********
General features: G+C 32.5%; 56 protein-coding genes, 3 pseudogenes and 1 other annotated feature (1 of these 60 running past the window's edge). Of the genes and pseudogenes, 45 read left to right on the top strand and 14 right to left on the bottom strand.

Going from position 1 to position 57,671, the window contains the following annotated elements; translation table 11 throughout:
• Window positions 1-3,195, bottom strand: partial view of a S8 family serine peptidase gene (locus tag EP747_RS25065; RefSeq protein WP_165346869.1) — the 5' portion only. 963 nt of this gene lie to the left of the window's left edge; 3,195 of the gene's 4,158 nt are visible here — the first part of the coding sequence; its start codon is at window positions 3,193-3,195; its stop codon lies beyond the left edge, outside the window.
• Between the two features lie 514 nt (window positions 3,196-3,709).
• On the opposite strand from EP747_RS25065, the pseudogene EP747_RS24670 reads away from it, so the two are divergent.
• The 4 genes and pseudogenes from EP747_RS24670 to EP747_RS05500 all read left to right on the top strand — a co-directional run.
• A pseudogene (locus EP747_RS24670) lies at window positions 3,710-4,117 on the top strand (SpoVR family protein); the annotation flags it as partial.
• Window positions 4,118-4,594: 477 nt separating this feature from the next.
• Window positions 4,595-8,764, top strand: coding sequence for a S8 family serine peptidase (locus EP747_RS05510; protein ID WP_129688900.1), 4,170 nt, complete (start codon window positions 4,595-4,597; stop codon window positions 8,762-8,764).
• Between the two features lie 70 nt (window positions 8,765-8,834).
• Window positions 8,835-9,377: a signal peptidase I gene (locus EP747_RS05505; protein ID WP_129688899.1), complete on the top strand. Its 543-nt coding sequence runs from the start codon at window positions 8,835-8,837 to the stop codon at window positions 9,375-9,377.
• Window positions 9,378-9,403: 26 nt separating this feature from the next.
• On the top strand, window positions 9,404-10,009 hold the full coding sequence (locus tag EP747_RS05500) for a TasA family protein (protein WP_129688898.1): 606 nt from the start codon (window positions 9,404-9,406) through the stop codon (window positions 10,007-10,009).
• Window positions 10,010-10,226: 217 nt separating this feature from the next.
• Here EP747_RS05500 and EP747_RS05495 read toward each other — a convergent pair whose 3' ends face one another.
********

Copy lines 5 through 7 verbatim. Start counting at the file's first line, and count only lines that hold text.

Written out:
• On the opposite strand from EP747_RS25065, the pseudogene EP747_RS24670 reads away from it, so the two are divergent.
• The 4 genes and pseudogenes from EP747_RS24670 to EP747_RS05500 all read left to right on the top strand — a co-directional run.
• A pseudogene (locus EP747_RS24670) lies at window positions 3,710-4,117 on the top strand (SpoVR family protein); the annotation flags it as partial.